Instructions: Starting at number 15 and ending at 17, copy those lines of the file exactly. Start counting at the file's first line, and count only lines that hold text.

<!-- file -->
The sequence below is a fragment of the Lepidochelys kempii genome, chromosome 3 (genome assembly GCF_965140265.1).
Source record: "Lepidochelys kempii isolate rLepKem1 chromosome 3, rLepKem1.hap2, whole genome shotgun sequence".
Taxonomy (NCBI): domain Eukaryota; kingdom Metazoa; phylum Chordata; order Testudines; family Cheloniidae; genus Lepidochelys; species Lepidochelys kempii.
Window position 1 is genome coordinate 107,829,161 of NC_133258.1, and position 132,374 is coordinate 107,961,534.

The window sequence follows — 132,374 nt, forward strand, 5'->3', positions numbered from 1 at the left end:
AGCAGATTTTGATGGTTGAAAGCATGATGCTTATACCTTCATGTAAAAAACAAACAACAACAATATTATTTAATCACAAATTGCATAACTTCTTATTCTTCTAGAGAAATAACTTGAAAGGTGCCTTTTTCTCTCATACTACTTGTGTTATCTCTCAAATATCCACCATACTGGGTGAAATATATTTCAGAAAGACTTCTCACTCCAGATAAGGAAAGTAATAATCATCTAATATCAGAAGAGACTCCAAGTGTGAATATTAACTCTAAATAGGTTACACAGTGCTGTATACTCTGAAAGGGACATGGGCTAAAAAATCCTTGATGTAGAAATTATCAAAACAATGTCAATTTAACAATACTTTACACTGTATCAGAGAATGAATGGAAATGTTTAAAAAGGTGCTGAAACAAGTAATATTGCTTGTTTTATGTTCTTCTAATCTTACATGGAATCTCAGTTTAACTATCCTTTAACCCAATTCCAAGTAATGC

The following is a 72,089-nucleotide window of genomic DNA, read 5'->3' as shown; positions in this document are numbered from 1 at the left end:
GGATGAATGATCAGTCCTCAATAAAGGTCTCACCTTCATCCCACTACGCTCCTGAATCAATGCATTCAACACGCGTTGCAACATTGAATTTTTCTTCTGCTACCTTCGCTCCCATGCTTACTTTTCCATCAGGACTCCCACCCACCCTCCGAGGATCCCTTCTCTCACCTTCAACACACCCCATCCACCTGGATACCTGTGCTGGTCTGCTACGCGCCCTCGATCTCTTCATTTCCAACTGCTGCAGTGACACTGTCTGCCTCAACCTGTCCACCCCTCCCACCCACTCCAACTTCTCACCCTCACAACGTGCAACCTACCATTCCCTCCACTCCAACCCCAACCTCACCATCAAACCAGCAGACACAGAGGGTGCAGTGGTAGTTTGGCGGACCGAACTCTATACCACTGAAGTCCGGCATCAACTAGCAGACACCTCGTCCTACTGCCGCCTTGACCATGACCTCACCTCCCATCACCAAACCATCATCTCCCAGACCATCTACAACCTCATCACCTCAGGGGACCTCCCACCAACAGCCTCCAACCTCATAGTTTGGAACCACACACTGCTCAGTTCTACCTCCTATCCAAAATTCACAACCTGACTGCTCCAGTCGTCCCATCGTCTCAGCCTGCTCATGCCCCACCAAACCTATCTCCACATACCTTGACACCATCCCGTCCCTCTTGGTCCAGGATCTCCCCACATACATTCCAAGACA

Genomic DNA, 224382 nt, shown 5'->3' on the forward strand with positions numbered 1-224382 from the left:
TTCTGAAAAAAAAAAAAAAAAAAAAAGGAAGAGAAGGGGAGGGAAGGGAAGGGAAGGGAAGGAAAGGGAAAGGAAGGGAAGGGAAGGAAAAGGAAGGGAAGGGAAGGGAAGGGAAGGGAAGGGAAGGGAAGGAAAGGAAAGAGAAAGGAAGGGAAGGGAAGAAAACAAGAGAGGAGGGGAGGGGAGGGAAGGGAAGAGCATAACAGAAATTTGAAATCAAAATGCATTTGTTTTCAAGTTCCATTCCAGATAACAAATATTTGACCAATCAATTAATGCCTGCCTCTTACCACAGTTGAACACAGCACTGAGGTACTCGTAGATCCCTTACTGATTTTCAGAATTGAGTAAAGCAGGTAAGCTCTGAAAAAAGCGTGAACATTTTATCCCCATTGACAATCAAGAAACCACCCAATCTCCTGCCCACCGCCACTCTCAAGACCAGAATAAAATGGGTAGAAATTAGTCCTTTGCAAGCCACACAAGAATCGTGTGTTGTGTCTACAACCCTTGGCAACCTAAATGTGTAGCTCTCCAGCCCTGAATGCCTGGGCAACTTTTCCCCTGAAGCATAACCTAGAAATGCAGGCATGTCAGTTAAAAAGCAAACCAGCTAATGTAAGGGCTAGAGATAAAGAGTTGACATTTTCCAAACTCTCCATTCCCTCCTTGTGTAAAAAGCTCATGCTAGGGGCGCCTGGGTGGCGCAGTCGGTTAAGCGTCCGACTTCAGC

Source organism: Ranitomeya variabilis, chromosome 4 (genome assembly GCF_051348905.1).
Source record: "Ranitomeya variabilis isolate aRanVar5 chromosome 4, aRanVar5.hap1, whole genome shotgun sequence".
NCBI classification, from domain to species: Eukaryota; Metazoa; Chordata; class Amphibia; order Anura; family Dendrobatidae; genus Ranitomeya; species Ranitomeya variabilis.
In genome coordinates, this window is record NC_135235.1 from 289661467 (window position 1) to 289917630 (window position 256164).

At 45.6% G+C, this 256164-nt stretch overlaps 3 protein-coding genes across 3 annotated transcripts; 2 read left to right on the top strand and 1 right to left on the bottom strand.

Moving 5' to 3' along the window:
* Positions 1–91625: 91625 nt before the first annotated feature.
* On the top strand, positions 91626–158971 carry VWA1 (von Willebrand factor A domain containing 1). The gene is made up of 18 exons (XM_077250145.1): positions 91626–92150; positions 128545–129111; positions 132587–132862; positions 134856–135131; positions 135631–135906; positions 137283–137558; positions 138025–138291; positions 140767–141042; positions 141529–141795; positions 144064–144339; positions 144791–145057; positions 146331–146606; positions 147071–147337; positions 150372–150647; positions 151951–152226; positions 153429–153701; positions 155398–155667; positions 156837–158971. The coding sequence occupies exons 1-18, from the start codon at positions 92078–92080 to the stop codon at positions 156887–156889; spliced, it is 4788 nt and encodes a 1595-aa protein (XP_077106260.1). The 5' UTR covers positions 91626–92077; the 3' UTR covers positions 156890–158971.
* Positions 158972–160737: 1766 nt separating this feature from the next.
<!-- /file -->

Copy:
At 45.6% G+C, this 256164-nt stretch overlaps 3 protein-coding genes across 3 annotated transcripts; 2 read left to right on the top strand and 1 right to left on the bottom strand.

Moving 5' to 3' along the window:
* Positions 1–91625: 91625 nt before the first annotated feature.